Furnace Pressure Switches
Though you may not give much thought to the furnace in your Wilmington home, knowing a bit about it and how it works can come in handy. At Burns & McBride, our heating, ventilation, and air conditioning (HVAC) professionals are always here to help and to answer any furnace questions you may have.
What Is a Furnace Pressure Switch?
Your furnace has a number of mechanisms allowing it to run safely and efficiently. One important component is the pressure switch.
The pressure switch is triggered when it senses what is called backdrafting. Backdrafting is when exhaust fumes reenter your system.
Your pressure switch can also sense other failures, such as a gas leak or a mechanical problem. When the switch senses the hazard, it automatically shuts off your furnace to prevent further damage.
Gas leaks are nothing to mess with, so be sure to add one or more carbon monoxide (CO) detectors in your Delaware home. The Centers for Disease Control and Prevention (CDC) recommends installing one detector near every sleeping area for the highest level of safety.
What Does the Furnace Pressure Switch Look Like?
Typically, the switch is a disc-shaped metal component connected to a hose. Standard furnaces operate with a single pressure switch.
Depending on your furnace, you may have more than one switch. Condensing furnaces will have two hoses on the pressure switch, while two-stage furnaces have two entirely separate pressure switches. Modulating furnaces can even contain up to three.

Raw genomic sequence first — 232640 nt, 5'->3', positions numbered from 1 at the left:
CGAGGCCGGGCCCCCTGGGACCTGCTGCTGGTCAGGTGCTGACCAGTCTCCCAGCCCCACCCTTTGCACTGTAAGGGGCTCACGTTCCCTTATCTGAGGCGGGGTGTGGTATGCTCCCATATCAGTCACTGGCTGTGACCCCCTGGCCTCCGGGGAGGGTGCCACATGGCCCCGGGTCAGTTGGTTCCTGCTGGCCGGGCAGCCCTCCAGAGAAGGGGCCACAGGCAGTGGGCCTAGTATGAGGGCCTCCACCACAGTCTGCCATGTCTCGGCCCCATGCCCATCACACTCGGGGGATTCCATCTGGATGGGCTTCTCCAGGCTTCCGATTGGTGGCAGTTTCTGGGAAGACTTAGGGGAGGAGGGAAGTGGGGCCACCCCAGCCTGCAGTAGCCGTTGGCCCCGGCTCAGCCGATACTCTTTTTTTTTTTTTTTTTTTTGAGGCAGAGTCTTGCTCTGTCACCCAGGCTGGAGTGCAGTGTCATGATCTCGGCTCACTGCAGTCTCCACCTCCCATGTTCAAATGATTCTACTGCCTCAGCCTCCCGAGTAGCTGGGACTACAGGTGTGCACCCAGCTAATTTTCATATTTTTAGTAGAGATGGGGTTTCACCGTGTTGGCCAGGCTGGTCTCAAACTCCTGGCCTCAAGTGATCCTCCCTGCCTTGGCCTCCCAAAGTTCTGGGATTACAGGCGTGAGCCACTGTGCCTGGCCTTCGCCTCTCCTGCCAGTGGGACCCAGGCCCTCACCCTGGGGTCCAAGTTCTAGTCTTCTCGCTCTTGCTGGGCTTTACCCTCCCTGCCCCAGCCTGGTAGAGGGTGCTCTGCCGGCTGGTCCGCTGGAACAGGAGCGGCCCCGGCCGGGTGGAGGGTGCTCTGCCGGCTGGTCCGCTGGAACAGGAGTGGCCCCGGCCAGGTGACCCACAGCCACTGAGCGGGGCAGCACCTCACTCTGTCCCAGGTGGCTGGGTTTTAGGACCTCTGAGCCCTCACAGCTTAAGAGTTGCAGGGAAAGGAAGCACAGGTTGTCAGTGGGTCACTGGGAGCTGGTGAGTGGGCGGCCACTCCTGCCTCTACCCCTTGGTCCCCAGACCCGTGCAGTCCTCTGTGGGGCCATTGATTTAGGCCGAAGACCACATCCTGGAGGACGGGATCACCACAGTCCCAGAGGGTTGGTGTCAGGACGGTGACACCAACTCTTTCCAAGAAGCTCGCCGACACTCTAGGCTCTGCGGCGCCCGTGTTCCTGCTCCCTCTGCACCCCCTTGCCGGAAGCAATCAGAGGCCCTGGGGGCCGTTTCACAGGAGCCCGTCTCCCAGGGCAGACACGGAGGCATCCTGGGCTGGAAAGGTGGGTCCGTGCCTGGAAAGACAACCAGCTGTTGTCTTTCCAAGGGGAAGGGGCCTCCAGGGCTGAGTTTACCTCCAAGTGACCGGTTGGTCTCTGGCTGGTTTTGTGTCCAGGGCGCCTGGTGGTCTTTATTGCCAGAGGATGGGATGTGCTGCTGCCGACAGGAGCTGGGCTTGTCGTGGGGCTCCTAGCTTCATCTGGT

What Are Some Common Problems With Furnace Pressure Switches?
Furnace pressure switches are an important feature for keeping you safe in your Wilmington home. However, malfunctions with the pressure switch can incur false positives, which cause your furnace to shut down.
Here are four commonplace pressure-switch errors you may experience:
1. The pressure switch is jammed shut.
This can be caused by moisture buildup, among other issues. If the furnace detects the switch is shut, it will not run. Typically, our HVAC Burns & McBride expert will have to replace the pressure switch if this is the case.
2. The inducer motor fails.
The inducer motor’s role is to blow harmful exhaust out of the furnace. When this does not work, the pressure switch can’t properly expel the fumes, so your furnace will stop operating. Our heating and cooling pro will test the voltage to see if the inducer motor is working, and if it is not will replace it.
3. The furnace does not ignite.
In some cases, the ignition mechanism can fail due to a bad pressure switch. If the mechanism gets stuck open, the furnace is blocked from igniting the pilot light, as well as turning on the blowers. While this could also be a sign of an internal error unrelated to the switch, we are trained to provide the proper diagnosis.
4. There is frost buildup.
Frost can develop when moisture from the exhaust mixes with cool air. Over time, the inside of the intake pipe becomes constricted, causing your furnace to shut down. Our Burns & McBride professional will clear out the frost—we may also extend the exhaust vent and remove obstructions to prevent the issue from happening again.
We Are Your Furnace Experts
Remember, your pressure switch is there to protect you! Ensuring it is in good shape will help safeguard you from harmful gases and keep your furnace running efficiently. Call Burns & McBride today at 302-656-5110 or request service online if you need to schedule a repair for any make or model of heating system. In addition to repairs, we offer installations and replacements as well as maintenance for the residents of Wilmington, DE, and surrounding regions.